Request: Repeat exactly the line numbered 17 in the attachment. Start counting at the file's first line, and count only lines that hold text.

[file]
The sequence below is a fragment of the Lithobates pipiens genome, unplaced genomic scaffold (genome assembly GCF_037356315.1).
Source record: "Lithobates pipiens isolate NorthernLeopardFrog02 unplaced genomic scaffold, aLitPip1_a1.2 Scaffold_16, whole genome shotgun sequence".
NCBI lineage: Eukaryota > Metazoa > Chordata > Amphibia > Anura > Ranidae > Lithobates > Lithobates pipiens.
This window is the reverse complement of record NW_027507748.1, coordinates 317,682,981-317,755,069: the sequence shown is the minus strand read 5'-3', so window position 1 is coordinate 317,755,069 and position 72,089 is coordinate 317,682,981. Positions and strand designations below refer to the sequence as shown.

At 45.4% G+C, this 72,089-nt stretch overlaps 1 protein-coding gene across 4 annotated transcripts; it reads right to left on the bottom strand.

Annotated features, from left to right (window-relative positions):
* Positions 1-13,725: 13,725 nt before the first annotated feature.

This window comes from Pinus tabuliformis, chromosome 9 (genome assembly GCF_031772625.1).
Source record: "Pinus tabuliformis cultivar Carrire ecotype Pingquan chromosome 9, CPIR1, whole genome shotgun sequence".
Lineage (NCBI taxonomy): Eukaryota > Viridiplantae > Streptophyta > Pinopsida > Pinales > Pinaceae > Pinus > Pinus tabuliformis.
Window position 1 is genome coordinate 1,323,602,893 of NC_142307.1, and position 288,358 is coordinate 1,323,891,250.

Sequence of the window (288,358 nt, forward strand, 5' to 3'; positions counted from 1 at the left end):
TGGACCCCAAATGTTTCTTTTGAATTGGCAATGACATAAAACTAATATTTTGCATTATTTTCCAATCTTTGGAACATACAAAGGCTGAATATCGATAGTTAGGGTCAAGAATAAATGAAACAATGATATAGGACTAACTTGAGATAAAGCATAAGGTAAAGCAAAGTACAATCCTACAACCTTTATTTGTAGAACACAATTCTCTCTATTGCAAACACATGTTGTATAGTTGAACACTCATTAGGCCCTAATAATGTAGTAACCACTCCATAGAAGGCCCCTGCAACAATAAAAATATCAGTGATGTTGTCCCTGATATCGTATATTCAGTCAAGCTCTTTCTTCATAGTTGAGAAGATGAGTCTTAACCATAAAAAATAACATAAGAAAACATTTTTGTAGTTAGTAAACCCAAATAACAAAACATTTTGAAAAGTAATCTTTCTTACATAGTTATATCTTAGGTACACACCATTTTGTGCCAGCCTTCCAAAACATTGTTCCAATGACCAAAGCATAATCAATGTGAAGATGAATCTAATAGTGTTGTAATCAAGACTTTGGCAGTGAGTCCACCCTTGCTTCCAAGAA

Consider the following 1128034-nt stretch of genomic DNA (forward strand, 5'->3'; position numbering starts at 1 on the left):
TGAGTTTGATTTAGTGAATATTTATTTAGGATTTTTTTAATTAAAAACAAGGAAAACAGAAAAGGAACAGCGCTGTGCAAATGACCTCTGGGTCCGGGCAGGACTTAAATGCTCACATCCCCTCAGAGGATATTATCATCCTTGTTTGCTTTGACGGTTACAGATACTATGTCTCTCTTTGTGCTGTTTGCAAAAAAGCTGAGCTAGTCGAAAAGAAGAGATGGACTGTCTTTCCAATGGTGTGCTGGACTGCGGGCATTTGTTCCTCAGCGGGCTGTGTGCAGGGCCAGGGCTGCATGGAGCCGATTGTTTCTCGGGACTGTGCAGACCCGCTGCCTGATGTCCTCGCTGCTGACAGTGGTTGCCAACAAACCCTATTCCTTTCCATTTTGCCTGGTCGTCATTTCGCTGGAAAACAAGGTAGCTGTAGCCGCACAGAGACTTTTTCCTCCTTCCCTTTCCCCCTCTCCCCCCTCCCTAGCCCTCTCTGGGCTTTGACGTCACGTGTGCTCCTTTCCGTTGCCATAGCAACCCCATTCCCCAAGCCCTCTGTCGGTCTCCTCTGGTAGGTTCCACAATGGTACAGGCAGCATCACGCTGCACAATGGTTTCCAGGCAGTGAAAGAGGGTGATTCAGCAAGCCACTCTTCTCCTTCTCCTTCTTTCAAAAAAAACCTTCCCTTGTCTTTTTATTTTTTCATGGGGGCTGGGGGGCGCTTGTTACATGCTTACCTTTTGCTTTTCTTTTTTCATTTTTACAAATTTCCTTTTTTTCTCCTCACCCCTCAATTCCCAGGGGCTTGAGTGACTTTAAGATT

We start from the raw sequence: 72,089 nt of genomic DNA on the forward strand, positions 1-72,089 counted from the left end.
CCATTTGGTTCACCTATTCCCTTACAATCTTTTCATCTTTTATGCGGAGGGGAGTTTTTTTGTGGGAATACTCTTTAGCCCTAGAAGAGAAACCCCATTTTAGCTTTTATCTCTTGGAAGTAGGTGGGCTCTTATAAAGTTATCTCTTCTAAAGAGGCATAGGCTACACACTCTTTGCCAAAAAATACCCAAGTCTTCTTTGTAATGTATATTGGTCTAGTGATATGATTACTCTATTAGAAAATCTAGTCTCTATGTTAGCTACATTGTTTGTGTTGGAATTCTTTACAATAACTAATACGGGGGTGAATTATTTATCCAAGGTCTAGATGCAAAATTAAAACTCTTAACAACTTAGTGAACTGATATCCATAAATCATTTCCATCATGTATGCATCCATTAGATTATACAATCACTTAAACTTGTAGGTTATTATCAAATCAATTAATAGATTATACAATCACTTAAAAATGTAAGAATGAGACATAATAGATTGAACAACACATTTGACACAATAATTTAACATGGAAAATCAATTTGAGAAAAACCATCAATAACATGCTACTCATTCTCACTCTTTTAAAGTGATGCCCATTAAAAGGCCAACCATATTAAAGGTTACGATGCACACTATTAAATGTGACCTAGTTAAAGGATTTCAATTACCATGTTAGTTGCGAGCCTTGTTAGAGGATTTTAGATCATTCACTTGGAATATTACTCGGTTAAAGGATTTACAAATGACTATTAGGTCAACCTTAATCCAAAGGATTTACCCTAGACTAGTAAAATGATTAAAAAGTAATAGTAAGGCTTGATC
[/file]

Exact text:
CCATTTGGTTCACCTATTCCCTTACAATCTTTTCATCTTTTATGCGGAGGGGAGTTTTTTTGTGGGAATACTCTTTAGCCCTAGAAGAGAAACCCCATTTTAGCTTTTATCTCTTGGAAGTAGGTGGGCTCTTATAAAGTTATCTCTTCTAAAGAGGCATAGGCTACACACTCTTTGCCAAAAAATACCCAAGTCTTCTTTGTAATGTATATTGGTCTAGTGATATGATTACTCTATTAGAAAATCTAGTCTCTATGTTAGCTACATTGTTTGTGTTGGAATTCTTTACAATAACTAATACGGGGGTGAATTATTTATCCAAGGTCTAGATGCAAAATTAAAACTCTTAACAACTTAGTGAACTGATATCCATAAATCATTTCCATCATGTATGCATCCATTAGATTATACAATCACTTAAACTTGTAGGTTATTATCAAATCAATTAATAGATTATACAATCACTTAAAAATGTAAGAATGAGACATAATAGATTGAACAACACATTTGACACAATAATTTAACATGGAAAATCAATTTGAGAAAAACCATCAATAACATGCTACTCATTCTCACTCTTTTAAAGTGATGCCCATTAAAAGGCCAACCATATTAAAGGTTACGATGCACACTATTAAATGTGACCTAGTTAAAGGATTTCAATTACCATGTTAGTTGCGAGCCTTGTTAGAGGATTTTAGATCATTCACTTGGAATATTACTCGGTTAAAGGATTTACAAATGACTATTAGGTCAACCTTAATCCAAAGGATTTACCCTAGACTAGTAAAATGATTAAAAAGTAATAGTAAGGCTTGATC